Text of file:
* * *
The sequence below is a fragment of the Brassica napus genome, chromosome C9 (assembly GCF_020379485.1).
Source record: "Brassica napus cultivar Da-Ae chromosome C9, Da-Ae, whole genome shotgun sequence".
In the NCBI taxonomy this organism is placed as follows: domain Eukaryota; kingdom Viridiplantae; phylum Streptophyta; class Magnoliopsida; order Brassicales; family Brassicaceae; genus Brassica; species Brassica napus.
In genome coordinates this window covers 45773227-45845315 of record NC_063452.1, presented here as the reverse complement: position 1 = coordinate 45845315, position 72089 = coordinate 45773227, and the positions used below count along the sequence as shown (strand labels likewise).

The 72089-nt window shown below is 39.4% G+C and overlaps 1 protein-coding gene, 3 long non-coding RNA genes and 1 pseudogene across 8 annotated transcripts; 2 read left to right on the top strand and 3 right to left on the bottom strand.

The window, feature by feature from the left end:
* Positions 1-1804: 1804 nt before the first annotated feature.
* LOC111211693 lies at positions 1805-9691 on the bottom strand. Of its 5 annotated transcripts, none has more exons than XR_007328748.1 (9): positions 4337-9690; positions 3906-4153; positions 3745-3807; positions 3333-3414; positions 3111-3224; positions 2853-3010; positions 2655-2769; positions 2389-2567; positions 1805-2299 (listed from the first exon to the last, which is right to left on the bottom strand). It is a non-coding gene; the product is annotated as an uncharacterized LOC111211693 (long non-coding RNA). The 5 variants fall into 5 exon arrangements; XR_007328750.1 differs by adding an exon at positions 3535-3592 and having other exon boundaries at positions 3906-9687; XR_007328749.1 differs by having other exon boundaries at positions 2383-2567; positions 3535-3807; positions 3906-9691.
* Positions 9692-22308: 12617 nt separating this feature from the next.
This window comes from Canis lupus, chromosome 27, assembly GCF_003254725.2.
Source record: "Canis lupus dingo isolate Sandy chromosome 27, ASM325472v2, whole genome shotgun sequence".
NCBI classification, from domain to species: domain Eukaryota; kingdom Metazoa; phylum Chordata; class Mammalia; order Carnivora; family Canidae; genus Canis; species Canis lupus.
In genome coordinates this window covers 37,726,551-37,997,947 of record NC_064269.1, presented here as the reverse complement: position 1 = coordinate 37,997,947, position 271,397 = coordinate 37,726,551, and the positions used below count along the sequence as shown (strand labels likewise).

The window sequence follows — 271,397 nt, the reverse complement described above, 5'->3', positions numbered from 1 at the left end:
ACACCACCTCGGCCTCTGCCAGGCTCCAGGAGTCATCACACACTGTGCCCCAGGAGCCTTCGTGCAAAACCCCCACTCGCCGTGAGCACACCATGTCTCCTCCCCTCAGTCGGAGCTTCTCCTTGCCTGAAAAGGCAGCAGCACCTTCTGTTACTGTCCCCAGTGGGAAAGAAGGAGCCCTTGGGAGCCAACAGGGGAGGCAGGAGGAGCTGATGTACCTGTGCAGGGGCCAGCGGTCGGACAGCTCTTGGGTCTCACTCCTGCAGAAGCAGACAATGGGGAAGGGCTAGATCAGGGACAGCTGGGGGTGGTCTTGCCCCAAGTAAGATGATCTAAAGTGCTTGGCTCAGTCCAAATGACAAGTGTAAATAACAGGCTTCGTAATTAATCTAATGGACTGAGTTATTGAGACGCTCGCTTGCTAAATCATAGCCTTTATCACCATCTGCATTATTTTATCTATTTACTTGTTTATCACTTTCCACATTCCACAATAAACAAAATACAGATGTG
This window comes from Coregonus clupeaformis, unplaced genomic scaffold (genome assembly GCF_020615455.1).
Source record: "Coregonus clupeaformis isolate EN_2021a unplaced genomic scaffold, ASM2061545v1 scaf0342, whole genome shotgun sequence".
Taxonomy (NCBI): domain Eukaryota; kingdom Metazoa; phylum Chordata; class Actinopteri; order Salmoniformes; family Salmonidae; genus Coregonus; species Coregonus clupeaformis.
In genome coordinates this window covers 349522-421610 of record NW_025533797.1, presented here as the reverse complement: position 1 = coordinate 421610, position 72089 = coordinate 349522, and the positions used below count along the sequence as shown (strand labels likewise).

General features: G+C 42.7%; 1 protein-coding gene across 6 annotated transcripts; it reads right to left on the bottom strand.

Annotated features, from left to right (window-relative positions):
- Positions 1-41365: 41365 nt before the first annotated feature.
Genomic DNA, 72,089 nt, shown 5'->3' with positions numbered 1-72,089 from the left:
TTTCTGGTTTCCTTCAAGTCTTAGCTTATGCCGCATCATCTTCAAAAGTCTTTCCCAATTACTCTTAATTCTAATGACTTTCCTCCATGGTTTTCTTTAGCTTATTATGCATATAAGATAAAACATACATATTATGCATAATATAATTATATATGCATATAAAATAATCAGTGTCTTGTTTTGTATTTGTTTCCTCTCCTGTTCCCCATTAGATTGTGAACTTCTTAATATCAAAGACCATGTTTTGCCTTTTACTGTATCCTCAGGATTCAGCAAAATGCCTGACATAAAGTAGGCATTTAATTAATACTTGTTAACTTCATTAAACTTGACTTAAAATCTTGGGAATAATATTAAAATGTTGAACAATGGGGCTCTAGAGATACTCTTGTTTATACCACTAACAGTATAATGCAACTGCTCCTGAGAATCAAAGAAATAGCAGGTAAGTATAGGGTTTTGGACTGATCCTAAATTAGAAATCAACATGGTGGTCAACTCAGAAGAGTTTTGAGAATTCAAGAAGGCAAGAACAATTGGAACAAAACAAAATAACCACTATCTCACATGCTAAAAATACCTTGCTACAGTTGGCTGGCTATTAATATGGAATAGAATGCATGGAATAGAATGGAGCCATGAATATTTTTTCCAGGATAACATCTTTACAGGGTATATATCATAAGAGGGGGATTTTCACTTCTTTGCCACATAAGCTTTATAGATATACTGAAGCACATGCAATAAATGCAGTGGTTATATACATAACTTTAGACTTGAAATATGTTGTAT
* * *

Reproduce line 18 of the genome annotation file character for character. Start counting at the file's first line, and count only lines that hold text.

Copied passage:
Taxonomy (NCBI): domain Eukaryota; kingdom Metazoa; phylum Chordata; class Actinopteri; order Salmoniformes; family Salmonidae; genus Coregonus; species Coregonus clupeaformis.